The cosmic serpent broods on the cosmic egg in the cosmogony of the ancient Pelasgians. The Chinese and the Mexican give wings to the snake or dragon, and the Indians make it into the symbol of infinity.
You and I are also symbols, forms of the One.
We must learn to see all forms – the stone, plant and animal, the wind and water, sun and light – as symbols of that One, forms of its manifestation.
We may ask ourselves where we come from and what we are and where we are being led, but the true answers we can find only by perceiving all together as one, expressed in numberless symbols, in the love of being and becoming, in the joy and force which we are and which contain and indwell all life.
You and I are symbols in this whole, but symbols behind which, in many series of hierarchies other symbols arise, greater ones, nearer to the origin…”

Symbolic Language in Ancient Cultures, by Sri Aurobindo

In his book Hymns to the Mystic Fire Sri Aurobindo writes:

“I suggested an explanation of the ambiguous character of the Veda. My suggestion hinged on this central idea that these hymns were written in a stage of religious culture which answered to a similar period in Greece and other ancient countries, — I do not suggest that they were contemporary or identical in cult and idea, — a stage in which there was a double face to the current religion, an outer for the people, profanum vulgus, an inner for the initiates, the early period of the Mysteries. The Vedic Rishis were mystics who reserved their inner knowledge for the initiates; they shielded them from the vulgar by the use of an alphabet of symbols which could not readily be understood without the initiation, but were perfectly clear and systematic when the signs were once known.

These symbols centred around the idea and forms of the sacrifice; for the sacrifice was the universal and central institution of the prevailing cult. The hymns were written round this institution and were understood by the vulgar as ritual chants in praise of the Nature-gods […] with the object of provoking by the sacrifice the gifts of the gods, — cows, horses, gold and other forms of wealth of a pastoral people, victory over enemies, safety in travel, sons, servants, prosperity, every kind of material good fortune.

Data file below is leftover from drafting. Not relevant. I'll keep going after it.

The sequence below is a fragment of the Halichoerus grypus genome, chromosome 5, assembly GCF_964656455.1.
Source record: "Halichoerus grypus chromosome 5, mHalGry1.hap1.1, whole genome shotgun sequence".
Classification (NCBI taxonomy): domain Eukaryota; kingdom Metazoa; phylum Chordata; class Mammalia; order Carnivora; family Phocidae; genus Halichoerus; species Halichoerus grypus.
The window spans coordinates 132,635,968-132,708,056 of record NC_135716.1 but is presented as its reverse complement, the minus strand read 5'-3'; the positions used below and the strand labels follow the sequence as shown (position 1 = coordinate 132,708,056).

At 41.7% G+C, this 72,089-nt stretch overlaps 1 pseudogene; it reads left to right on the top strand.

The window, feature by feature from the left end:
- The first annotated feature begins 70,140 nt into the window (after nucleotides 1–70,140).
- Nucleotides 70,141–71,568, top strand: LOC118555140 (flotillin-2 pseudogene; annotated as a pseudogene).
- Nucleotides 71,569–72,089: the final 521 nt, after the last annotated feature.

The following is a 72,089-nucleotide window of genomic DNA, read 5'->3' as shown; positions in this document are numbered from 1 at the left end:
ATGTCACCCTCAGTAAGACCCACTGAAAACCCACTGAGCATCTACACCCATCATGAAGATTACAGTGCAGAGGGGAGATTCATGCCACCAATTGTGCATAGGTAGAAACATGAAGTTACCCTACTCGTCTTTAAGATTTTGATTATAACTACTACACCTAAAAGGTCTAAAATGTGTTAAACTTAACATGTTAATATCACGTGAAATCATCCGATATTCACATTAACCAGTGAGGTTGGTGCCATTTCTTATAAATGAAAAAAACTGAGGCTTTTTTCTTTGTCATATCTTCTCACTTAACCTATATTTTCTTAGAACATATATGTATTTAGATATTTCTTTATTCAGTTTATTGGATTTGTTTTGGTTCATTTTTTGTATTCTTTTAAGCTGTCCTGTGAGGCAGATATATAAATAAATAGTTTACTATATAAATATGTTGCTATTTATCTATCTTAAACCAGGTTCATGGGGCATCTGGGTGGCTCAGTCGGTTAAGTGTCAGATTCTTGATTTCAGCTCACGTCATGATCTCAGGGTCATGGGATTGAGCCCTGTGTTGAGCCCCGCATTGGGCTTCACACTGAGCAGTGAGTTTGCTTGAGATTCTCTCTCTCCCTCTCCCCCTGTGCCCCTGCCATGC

But behind this mask of primitive and materialistic naturalism, lay another and esoteric cult which would reveal itself if we once penetrated the meaning of the Vedic symbols. […] The outer sacrifice represented in these esoteric terms an inner sacrifice of self-giving and communion with the gods. These gods are powers, outwardly of physical, inwardly of psychical nature. […] The giving was an inner giving. All the offerings of the outer sacrifice, the cow and its yield, the horse, the Soma were symbols of the dedication of inner powers and experiences to the ‘Lords’ of Truth. The divine gifts, result of the outer sacrifice, were also symbols of inner divine gifts, the cows of the divine light symbolised by the herds of the sun, the horse of strength and power, the son of the inner godhead or divine man created by the sacrifice, and so through the whole list.

This symbolic duplication was facilitated by the double meaning of the Vedic words; go,
for instance, means both cow and ray; the cows of the dawn and the sun. Heaven’s boes Helioi, are the rays of the sun-god. Lord of Revelation, even as in Greek mythology Apollo the sun-god is also the Master of poetry and of prophecy. Ghṛta means clarified butter, but also the bright thing; soma means the wine of the moon-plant, but also delight, honey, sweetness. […]

The Mysteries in Egypt and Greece and elsewhere were of a very ancient standing and they proceeded precisely on this symbolic principle, by which outward myth and ceremony and cult-objects stood for secrets of an inward life or knowledge. […]”

Stories are Energy Fields

In The Way out is Up, Medhananda writes:

“Why should we care whether a legendary event really existed or not? The legend exists. It is full of life. It can even influence the life of a people for thousands of years. There are definitely very conscious forces that make use of stories and legends to shape the consciousness of the human race. They touch everyone, even children.”